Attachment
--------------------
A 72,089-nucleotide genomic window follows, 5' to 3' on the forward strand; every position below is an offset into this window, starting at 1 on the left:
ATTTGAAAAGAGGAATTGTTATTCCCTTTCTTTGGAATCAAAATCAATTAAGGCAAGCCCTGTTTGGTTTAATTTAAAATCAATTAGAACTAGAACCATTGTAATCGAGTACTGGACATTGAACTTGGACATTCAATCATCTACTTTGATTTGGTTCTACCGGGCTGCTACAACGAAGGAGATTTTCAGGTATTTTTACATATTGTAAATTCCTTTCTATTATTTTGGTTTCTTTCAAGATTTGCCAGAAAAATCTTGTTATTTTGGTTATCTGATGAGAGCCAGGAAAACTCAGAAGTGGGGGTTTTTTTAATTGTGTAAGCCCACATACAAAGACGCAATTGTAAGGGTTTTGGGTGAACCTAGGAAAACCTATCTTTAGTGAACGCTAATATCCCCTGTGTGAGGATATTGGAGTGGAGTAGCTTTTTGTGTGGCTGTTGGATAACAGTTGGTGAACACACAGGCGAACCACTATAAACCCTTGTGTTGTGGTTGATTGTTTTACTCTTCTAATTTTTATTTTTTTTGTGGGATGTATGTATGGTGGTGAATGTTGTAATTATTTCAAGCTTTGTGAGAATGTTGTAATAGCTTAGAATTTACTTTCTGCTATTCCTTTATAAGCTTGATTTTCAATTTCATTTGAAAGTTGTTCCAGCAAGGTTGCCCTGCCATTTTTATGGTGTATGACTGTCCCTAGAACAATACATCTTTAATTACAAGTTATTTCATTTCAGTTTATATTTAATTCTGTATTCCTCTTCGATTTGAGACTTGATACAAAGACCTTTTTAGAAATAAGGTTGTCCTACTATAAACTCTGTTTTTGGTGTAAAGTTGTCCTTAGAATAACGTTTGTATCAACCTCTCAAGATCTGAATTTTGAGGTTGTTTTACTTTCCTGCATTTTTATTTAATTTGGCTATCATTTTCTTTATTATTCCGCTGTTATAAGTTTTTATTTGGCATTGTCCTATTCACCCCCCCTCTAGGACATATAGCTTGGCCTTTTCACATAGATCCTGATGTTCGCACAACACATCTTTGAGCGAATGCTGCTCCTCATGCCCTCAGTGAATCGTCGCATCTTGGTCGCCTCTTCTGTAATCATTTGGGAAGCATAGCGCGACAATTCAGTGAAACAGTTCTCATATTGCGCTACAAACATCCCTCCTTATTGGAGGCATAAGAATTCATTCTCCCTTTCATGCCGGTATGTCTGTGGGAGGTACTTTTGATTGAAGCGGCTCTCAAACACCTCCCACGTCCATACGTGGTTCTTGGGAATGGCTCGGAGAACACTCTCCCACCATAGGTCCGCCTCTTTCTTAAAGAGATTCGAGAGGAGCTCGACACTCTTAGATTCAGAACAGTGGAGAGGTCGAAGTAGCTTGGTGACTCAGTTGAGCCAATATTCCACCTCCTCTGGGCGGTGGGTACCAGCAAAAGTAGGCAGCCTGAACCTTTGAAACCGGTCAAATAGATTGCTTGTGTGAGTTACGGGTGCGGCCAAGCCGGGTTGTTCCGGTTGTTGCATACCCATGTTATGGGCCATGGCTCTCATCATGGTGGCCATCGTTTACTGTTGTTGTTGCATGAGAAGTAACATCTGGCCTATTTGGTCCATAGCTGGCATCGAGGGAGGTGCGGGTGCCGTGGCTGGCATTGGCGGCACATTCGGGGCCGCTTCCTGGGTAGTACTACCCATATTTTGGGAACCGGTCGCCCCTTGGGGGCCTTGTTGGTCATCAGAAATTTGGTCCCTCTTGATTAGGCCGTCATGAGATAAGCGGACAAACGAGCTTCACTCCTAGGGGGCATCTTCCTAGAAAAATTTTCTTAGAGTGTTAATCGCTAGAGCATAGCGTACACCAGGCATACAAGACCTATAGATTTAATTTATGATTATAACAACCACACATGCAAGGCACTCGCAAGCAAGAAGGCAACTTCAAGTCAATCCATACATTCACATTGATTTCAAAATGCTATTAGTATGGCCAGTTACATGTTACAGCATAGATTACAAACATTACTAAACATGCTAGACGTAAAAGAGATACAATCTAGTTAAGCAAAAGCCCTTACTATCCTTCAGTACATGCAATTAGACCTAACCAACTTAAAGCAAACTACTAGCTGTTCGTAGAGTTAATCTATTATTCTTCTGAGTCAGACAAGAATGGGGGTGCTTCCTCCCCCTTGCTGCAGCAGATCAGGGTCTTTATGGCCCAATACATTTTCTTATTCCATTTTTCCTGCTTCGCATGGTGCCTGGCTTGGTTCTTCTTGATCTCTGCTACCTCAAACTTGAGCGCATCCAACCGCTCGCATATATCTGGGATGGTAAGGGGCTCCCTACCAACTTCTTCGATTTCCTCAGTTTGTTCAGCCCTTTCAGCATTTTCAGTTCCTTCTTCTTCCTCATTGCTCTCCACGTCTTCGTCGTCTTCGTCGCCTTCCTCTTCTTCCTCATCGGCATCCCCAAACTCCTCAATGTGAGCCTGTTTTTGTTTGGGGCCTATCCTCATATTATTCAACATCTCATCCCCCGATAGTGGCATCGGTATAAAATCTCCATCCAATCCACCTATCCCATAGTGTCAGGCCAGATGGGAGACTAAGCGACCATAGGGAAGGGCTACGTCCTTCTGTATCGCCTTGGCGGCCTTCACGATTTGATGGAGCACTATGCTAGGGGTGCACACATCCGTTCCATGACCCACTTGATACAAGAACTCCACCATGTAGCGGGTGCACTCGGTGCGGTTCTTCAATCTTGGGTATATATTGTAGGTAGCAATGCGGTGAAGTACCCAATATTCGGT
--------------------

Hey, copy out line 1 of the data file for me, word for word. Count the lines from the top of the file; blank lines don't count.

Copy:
A 72,089-nucleotide genomic window follows, 5' to 3' on the forward strand; every position below is an offset into this window, starting at 1 on the left: